However, it is required to be noted that PW1, PW3 and PW5 are all eye witnesses to the incident and they are believed so far as the other accused are concerned. It is also to be noted that right from the very beginning of filing/lodging the FIR the names of all the accused were disclosed. Accused No.1 and 3 were also named in the FIR. All the eye witnesses are common in saying that accused No.1 and 3 also came along with other accused.
Therefore, their presence has been established and proved by the prosecution. Even on going through the deposition of PW1, his case was that Ramjilal – accused No.1 first hit Munshilal with an axe which was caught by Munshilal with his hand. If that be so naturally there could not be any injury on the hand of Munshilal. Even PW5, who is also one of the witnesses, has also deposed and stated even in crossexamination that Ramjilal hit axe and that Munshilal caught head of axe, therefore, axe could not hit Munshilal. Therefore, as such it cannot be said that there are any material contradictions in the ocular and the medical evidence of which benefit of doubt should be given to the accused.
4.2 Even otherwise once it has been established and proved by the prosecution that all the accused came at the place of incident with a common intention to kill the deceased and as such, they shared the common intention, in that case it is immaterial whether any of the accused who shared the common intention had used any weapon or not and/or any of them caused any injury on the deceased or not.
4.3 As such the learned Trial Court in paragraph 35 gave specific findings on the common intention shared by all the accused to kill the deceased. However, the High Court has not at all considered the aforesaid vital aspect of the case. The High Court has also not discussed and/or reappreciated the entire evidence on record and has acquitted accused No.1 and 3 by simply observing that there are contradictions in the ocular and medical evidence, and therefore the presence of accused No.1 and 3 is doubtful and therefore, they are entitled to the benefit of doubt.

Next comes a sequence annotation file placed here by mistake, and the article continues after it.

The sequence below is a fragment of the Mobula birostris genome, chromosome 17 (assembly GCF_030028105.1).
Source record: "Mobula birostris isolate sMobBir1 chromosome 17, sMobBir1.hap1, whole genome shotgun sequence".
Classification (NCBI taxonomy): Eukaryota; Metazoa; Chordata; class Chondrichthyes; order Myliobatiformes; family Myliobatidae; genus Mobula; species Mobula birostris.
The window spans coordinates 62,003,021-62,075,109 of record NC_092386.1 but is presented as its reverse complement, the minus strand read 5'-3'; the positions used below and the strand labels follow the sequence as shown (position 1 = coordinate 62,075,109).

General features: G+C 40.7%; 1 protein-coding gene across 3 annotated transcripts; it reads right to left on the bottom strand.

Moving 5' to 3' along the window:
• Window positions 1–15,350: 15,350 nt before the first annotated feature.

As observed hereinabove as such there are no material contradictions between the ocular and medical evidence.
The presence of all the accused have been established and proved and the prosecution has also been successful in proving that all the accused including accused No.1 and 3 shared the common intention. Therefore, as such the learned Trial Court rightly convicted all the accused including accused No.1 and 3 for the offences punishable under Section 302 read with Section 34 of the IPC. The High Court has erred in reversing the conviction and acquitting accused No.1 and 3 – respondent No.1 and 2 herein, by giving them the benefit of doubt.
5. In view of the above and for the reasons stated above the present appeal succeeds. The impugned judgment and order passed by the High Court of Madhya Pradesh in Criminal Appeal No.339/2006 in so far as acquitting respondent No.1 and 2 herein – original accused No.1 and 3 for the offences punishable under Section 302 read with Section 34 of the IPC is hereby quashed and set aside. The judgment and order passed by the learned Trial Court convicting respondent No.1 and 2 herein original accused No.1 and 3 for the offences punishable under Section 302 read with Section 34 of the IPC is hereby restored.
The sentence imposed by the learned Trial Court is also restored. Now respondents herein – original accused to undergo the remaining sentence as per the judgment and order of conviction and sentence passed by the learned Trial Court. Respondent No.1 and 2 to surrender before the concerned Jail authorities or Court within a period of four weeks from today. The present appeal is accordingly allowed.
…………………………………J. (M. R. SHAH)
…………………………………J. (B. V. NAGARATHNA)
March 09, 2022